A genetic test that helps doctors determine how best to treat breast cancer—and whether chemotherapy is likely to help—is significantly more likely to be administered to white women than blacks or Hispanics, a Yale study has found. The test, called Oncotype Dx (ODx), uses gene expression to gauge how early-stage breast cancer is affecting patients’ gene activity. It uses the information to determine how likely cancer recurrence would be, and physicians and their patients can use that knowledge to decide how to proceed with treatment. Yale researchers retrospectively analyzed a group of more than 8,000 Connecticut women who were diagnosed with hormone receptor positive breast cancer between 2011 and 2013, and found “significant racial and ethnic disparities in use of this new gene test,” said study leader Dr. Cary Gross, a member of Yale Cancer Center and professor of medicine and epidemiology at Yale School of Medicine. “It reinforces that, at the same time we are investing in developing new treatments and new testing strategies and we’re promoting them with great excitement, we really need to double-down our efforts to eliminate disparity,” Gross said.
Federally Qualified Community Health Centers (FQHCs) in Connecticut have expanded services, upped their staffing and renovated their facilities mostly due to increased revenue streams from the Affordable Care Act (ACA). Connecticut and the 30 other states that opted for the ACA Medicaid expansion program have benefitted from billions of dollars in additional core grant funding, with Connecticut receiving $150.7 million from 2011 to 2016, according to a January report by the Congressional Research Service. Health centers in Connecticut used some of that funding to hire professionals to enroll thousands of residents in health insurance—residents who were previously uninsured and used the centers for their health care. Now the centers are serving about 70,000 more insured patients, mostly covered by Husky Health plans. The cost of treating uninsured patients has declined by about $10 million since 2012, according to Deb Polun, director of government affairs and media relations at the Community Health Center Association of Connecticut.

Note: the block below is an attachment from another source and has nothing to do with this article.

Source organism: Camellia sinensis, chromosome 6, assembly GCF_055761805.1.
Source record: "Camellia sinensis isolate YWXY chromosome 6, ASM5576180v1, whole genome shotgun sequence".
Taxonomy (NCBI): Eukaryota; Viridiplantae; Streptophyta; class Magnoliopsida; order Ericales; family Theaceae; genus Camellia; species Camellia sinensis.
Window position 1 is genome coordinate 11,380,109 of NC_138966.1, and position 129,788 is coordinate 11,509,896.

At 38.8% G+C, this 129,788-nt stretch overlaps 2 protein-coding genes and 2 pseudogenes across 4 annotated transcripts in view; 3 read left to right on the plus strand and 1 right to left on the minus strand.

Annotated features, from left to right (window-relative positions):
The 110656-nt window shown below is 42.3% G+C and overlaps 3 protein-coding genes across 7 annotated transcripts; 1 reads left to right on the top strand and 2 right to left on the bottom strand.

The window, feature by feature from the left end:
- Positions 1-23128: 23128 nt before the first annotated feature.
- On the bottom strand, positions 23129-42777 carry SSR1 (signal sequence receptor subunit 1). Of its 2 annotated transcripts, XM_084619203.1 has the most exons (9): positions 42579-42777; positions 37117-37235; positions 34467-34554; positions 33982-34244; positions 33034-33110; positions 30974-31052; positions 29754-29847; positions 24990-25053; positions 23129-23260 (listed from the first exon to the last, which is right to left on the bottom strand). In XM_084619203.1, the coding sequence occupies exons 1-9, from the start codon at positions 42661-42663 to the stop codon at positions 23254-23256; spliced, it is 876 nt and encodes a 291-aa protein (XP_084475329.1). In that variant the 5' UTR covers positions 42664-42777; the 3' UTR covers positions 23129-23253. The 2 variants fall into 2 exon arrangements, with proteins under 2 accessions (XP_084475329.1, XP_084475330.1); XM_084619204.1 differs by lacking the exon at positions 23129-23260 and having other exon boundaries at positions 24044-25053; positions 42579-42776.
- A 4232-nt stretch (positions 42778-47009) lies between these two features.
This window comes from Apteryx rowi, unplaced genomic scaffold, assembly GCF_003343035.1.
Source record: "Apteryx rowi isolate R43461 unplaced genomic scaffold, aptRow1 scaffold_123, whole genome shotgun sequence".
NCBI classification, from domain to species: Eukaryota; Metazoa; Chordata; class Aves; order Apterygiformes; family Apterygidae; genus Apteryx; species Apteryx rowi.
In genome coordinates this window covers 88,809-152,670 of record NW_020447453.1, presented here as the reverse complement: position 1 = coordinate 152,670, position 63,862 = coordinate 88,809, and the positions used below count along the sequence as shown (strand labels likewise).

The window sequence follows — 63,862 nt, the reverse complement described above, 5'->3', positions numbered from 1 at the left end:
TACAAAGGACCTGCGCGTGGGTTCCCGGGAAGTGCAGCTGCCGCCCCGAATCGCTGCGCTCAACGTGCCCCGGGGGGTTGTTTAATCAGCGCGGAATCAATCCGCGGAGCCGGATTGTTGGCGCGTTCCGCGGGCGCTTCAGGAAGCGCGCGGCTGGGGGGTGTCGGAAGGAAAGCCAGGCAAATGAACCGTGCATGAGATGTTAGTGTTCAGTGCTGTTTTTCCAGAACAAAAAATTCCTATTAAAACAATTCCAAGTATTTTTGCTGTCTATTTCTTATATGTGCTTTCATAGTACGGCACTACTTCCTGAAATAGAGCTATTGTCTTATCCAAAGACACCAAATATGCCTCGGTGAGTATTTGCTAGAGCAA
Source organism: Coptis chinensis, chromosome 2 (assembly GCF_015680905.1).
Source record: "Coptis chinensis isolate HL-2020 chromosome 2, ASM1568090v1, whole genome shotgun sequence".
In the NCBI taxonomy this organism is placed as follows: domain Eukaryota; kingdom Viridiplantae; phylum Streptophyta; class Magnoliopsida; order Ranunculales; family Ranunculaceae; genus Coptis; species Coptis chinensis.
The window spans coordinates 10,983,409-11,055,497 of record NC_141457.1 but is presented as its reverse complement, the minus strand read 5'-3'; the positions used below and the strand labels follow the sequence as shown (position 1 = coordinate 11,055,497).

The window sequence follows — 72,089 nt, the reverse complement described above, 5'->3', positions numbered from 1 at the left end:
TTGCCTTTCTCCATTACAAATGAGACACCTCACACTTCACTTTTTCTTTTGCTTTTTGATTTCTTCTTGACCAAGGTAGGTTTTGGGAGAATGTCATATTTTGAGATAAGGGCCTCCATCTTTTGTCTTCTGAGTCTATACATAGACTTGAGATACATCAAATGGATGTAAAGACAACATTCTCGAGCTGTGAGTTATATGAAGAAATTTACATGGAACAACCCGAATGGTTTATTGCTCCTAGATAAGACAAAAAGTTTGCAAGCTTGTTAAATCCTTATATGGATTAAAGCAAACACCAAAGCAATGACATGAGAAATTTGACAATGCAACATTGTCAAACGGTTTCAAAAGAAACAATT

State health officials have fined three Connecticut nursing homes for various incidents, including one in which a resident died last year. Apple Rehab Farmington Valley in Plainville was fined $2,140 for three violations that occurred in 2016. In one case, a resident died Oct. 23 after choking during dinner. The resident, who had dementia, was found by a licensed practical nurse (LPN) choking in bed.
State health officials have fined a Willington independent living facility $1,500 after a resident left the facility last fall and was found dead in a nearby pond several days later. In addition to the fine, High Chase LLC agreed in a consent order with the state Department of Public Health (DPH) to implement new policies and procedures for staff to follow when a resident goes missing. The facility’s licensee denied the DPH’s allegations, but signed the order without any formal challenge of the allegations. Officials at High Chase did not return calls seeking comment this week. The fine and consent order stem from an incident discovered during a December 2016 inspection.
The state Department of Public Health (DPH) has cited and fined four Connecticut nursing homes for various lapses of care. Bridgeport Manor was fined $1,940 for two instances earlier this year. In a Jan. 14 incident, a nurse aide found a resident slumped in a wheelchair with the wheelchair safety belt around the neck. According to the citation, the resident’s head and neck were on the seat of the wheelchair, the wheelchair’s seatbelt was choking the resident and the resident’s lips were turning blue.